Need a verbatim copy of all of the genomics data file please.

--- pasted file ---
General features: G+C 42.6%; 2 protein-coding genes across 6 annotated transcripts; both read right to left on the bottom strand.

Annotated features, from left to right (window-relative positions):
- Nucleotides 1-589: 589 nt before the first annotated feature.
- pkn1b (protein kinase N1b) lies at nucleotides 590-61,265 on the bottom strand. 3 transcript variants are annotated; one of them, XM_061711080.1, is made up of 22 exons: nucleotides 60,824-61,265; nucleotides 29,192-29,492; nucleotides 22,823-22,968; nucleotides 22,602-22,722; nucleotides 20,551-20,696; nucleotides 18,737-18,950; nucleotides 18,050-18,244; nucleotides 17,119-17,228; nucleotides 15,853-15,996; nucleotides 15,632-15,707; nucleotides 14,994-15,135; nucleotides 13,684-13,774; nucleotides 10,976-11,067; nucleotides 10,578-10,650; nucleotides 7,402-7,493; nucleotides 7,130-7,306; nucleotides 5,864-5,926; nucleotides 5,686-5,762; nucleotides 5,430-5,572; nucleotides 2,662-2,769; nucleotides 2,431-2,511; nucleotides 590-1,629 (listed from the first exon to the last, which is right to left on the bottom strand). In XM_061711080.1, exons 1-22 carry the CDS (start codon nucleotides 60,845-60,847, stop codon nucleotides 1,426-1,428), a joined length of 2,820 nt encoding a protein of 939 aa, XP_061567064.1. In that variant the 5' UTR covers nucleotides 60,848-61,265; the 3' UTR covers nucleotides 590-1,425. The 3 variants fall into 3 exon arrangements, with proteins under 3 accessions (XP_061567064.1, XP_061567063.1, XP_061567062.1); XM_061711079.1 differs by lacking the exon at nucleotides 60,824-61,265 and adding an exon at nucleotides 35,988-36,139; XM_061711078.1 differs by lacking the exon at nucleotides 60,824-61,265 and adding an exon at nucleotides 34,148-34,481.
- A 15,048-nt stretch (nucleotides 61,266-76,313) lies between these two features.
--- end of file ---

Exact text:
General features: G+C 42.6%; 2 protein-coding genes across 6 annotated transcripts; both read right to left on the bottom strand.

Annotated features, from left to right (window-relative positions):
- Nucleotides 1-589: 589 nt before the first annotated feature.
- pkn1b (protein kinase N1b) lies at nucleotides 590-61,265 on the bottom strand. 3 transcript variants are annotated; one of them, XM_061711080.1, is made up of 22 exons: nucleotides 60,824-61,265; nucleotides 29,192-29,492; nucleotides 22,823-22,968; nucleotides 22,602-22,722; nucleotides 20,551-20,696; nucleotides 18,737-18,950; nucleotides 18,050-18,244; nucleotides 17,119-17,228; nucleotides 15,853-15,996; nucleotides 15,632-15,707; nucleotides 14,994-15,135; nucleotides 13,684-13,774; nucleotides 10,976-11,067; nucleotides 10,578-10,650; nucleotides 7,402-7,493; nucleotides 7,130-7,306; nucleotides 5,864-5,926; nucleotides 5,686-5,762; nucleotides 5,430-5,572; nucleotides 2,662-2,769; nucleotides 2,431-2,511; nucleotides 590-1,629 (listed from the first exon to the last, which is right to left on the bottom strand). In XM_061711080.1, exons 1-22 carry the CDS (start codon nucleotides 60,845-60,847, stop codon nucleotides 1,426-1,428), a joined length of 2,820 nt encoding a protein of 939 aa, XP_061567064.1. In that variant the 5' UTR covers nucleotides 60,848-61,265; the 3' UTR covers nucleotides 590-1,425. The 3 variants fall into 3 exon arrangements, with proteins under 3 accessions (XP_061567064.1, XP_061567063.1, XP_061567062.1); XM_061711079.1 differs by lacking the exon at nucleotides 60,824-61,265 and adding an exon at nucleotides 35,988-36,139; XM_061711078.1 differs by lacking the exon at nucleotides 60,824-61,265 and adding an exon at nucleotides 34,148-34,481.
- A 15,048-nt stretch (nucleotides 61,266-76,313) lies between these two features.